Monday, March 31, 2008

Coverage of two student deaths raises questions

The Duke Chronicle ran an interesting story last week about differences in news coverage surrounding the deaths of two college students in the Durham-Chapel Hill area in recent months.

Ted Vaden, the public editor of The News & Observer of Raleigh, N.C. (my former newspaper) followed up with a column yesterday.

The killing of Eve Carson, the University of North Carolina-Chapel Hill student body president, shocked the community. Student and community newspapers ran front-page stories of the crime and national network and cable television covered it. Vigils held in her honor attracted thousands. North Carolina Gov. Mike Easley offered a reward of as much as $10,000 and the UNC Board of Trustees offered $25,000 for any leads in the Carson case.

By contrast, coverage of the slaying of Duke graduate student Abhijit Mahato, shot and killed Jan. 18 in his home, was a quiet affair. No rewards were offered in connection with the death of Mahato, an international student from India. A vigil attracted 100 people, according to news accounts.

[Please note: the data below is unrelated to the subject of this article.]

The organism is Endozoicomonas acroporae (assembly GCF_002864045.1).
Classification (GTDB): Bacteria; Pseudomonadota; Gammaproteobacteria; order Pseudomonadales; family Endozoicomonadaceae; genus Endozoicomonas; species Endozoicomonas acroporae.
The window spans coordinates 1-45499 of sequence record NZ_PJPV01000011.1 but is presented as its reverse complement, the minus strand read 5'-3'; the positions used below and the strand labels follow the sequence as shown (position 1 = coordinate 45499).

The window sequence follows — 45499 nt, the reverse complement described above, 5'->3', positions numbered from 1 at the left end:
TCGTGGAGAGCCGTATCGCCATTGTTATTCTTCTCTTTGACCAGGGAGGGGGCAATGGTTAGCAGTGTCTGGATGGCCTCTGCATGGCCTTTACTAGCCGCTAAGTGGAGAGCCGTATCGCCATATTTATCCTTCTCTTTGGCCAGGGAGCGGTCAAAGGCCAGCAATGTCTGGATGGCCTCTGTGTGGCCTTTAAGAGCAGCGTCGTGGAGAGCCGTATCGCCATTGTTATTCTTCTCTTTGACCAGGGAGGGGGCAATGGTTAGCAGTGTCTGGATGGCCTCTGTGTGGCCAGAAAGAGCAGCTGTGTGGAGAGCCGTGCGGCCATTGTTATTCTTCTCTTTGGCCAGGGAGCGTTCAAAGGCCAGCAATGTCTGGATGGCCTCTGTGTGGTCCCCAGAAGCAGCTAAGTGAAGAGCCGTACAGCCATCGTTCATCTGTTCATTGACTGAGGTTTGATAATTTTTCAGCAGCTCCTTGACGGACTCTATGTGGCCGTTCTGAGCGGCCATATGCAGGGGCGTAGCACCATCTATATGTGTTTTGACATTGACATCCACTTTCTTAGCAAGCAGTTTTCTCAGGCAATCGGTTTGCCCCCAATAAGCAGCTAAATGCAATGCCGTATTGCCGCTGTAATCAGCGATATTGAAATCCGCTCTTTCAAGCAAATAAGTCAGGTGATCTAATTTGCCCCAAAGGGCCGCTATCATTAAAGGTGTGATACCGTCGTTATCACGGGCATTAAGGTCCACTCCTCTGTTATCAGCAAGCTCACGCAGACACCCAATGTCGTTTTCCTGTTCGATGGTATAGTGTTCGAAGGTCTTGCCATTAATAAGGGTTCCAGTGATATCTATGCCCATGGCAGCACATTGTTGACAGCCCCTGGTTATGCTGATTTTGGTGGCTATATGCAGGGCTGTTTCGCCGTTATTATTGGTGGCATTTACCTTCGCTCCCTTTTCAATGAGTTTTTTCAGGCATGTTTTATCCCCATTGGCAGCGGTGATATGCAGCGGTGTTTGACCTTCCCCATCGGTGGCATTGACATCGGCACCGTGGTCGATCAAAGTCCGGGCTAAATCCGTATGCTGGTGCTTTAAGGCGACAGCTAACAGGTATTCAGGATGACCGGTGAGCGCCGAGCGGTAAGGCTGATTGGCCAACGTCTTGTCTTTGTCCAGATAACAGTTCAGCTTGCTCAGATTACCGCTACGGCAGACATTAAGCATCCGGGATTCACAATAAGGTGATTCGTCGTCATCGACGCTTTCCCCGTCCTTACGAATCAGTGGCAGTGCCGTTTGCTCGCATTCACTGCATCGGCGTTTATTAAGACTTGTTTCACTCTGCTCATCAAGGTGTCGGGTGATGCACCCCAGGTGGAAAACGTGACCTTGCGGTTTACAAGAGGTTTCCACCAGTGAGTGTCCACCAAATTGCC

Vaden's column notes that the killing of another student--Denita Smith, a 25-year-old black graduate student at N.C. Central University who was killed in January 2007--also received relatively little news coverage.

Vaden contends that several important differences in the cases--prominence of the individuals, details of the crime, availability of information from police and other authorities--"explained, if not justified, the varying news coverage."

Certainly, Carson's prominence as an elected official on campus thrust her into a somewhat different news category than Smith and Mahato. But the discrepancies in coverage raise troubling questions all journalists should think about.

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